It’s finally happening. After decades of planning and nine years of construction, 2016 marks the year the Panama Canal will unveil larger locks that will have far-reaching effects on container shipping.

What changes can shippers expect? There’s no consensus. Though ocean carriers already are factoring the canal expansion into their routing plans, most analysts expect the changes to play out gradually over several years. Wild cards include trade demand, intermodal rail rates, canal toll levels, fuel prices, carrier mergers and acquisitions, and shifts in ocean carrier alliances.

When construction of the new locks began in 2007, there were widespread predictions that the expanded capacity would unleash a surge in new services. U.S. East and Gulf Coast ports spent billions of dollars to deepen harbors, build or expand terminals, and improve intermodal connections in an effort to get ready.

As completion of the new locks has neared, port officials are tempering expectations. “We don’t expect a tidal wave of cargo because of the canal, but we do anticipate continued incremental growth,” said Ricky Kunz, chief commercial officer at the Port of Houston.

Canal volume ultimately will depend on economic growth that drives cargo demand. But the expansion is certain to affect carrier routings by providing container lines with a new way to deploy large ships being replaced by even bigger vessels on high-volume Asia-Europe and trans-Pacific routes.

The canal’s new locks will handle ships with capacities of up to 14,000 20-foot-equivalent units, depending on the vessels’ hull configuration. Panamax capacity at the existing 110-by-1,000-foot locks is less than 5,000 TEUs.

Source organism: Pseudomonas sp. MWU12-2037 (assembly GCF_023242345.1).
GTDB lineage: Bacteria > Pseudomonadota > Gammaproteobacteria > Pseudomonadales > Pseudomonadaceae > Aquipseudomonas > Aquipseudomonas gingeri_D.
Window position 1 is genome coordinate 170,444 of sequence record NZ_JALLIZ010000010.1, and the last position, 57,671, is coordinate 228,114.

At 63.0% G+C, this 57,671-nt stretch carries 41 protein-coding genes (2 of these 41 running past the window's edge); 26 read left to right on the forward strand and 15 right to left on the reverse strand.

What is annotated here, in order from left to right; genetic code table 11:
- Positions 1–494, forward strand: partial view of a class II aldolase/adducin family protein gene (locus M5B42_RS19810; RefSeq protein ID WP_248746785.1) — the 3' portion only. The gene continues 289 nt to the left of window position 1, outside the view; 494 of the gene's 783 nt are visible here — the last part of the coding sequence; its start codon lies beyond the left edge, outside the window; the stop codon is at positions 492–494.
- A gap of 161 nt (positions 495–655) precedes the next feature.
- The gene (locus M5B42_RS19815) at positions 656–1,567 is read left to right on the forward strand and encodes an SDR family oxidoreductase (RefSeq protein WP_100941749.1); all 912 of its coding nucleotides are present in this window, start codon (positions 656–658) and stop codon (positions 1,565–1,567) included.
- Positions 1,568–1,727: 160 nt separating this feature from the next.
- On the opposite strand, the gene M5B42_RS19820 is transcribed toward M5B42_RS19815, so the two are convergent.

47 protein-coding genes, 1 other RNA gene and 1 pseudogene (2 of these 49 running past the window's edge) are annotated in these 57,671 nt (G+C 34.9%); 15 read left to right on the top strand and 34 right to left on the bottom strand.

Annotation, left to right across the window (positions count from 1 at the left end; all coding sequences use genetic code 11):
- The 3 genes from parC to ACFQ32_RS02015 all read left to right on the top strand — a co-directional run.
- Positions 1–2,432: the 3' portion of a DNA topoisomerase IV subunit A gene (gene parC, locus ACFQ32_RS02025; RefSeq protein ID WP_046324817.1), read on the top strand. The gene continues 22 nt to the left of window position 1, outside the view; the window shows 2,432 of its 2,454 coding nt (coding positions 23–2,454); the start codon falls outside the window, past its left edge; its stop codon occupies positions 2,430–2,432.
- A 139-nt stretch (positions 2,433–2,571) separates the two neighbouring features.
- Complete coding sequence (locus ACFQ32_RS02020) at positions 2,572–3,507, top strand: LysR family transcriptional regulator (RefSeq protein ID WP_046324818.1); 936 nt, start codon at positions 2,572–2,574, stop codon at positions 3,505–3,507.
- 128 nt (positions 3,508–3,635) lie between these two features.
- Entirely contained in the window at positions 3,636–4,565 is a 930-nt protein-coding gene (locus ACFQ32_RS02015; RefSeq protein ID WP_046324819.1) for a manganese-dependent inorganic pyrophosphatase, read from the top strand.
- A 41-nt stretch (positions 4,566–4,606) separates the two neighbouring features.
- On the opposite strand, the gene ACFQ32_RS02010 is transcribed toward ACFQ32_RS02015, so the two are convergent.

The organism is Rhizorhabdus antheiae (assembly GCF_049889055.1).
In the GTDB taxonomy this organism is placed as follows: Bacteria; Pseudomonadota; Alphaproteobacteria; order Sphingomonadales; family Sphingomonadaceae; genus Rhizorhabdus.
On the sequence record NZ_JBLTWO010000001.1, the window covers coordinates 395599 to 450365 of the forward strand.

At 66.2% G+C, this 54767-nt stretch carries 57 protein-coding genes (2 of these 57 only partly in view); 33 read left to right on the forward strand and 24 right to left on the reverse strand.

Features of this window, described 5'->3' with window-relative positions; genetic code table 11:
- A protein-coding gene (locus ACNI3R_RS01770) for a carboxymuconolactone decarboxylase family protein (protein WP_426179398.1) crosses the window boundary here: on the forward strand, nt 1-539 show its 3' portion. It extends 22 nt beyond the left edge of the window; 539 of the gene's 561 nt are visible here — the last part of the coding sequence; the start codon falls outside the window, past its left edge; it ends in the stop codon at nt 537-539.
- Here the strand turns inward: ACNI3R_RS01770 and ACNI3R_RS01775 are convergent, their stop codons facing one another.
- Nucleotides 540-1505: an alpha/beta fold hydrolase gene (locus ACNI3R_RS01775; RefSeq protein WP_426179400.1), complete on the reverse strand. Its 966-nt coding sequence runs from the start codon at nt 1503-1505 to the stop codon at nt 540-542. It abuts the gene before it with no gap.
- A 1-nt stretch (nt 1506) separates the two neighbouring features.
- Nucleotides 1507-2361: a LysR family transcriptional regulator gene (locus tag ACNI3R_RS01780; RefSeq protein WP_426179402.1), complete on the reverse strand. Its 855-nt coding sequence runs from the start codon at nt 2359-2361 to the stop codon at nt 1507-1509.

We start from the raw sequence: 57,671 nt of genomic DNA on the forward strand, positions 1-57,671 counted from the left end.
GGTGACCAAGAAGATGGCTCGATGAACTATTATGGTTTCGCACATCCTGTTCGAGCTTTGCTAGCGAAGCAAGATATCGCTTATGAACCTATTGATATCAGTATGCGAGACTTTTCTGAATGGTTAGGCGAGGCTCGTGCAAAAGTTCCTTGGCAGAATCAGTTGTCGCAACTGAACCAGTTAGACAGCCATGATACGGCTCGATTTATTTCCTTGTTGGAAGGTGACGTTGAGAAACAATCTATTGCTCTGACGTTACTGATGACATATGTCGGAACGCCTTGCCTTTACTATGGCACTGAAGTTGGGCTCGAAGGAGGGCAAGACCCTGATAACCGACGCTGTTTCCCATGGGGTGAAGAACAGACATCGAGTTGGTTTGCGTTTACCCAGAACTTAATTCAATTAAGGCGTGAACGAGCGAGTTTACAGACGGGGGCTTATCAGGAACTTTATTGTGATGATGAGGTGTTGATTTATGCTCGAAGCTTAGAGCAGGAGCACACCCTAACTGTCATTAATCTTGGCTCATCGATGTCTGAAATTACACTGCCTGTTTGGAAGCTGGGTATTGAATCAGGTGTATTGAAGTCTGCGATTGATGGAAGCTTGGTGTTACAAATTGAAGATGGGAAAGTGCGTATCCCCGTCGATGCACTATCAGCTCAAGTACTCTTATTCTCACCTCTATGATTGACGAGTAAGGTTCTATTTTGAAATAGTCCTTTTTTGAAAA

Despite carriers’ orders of ever-larger ships, the Panama Canal Authority calculates that by 2018 the canal’s new locks will accommodate all but 176 vessels in the global container fleet, said Eduardo Benitez, the authority’s deputy administrator.

In advance of the opening of the new locks, carriers already are expanding all-water services between Asia and the U.S. East Coast. This trend got an extra boost by the higher rates carriers were able to charge for all-water services during the West Coast port gridlock in late 2014 and early 2015.

A report last June by C.H. Robinson and Boston Consulting Group said the expanded canal could enable East Coast ports to raise their share of U.S. imports from East Asia from about 35 percent in 2014 to 50 percent by 2020, compared with a 40 percent share without the canal expansion.

“With the Panama Canal’s expansion, shippers will have more options, and carriers will compete to provide those options,” said Peter Ulrich, a Boston Consulting Group partner and leader of the firm’s transportation and logistics topic area in North America. Ulrich said shippers should be alert to these changes as they design their U.S. supply chains.

Panama’s Pacific terminals now handle about 3.4 million TEUs a year, including some 3.1 million TEUs of transshipments.

Expansion projects are being planned to increase Panama’s transshipment capacity. The planned Corozal container terminal at the canal’s Pacific end would have annual capacity of 5.2 million TEUs when initial construction and a planned second phase are completed.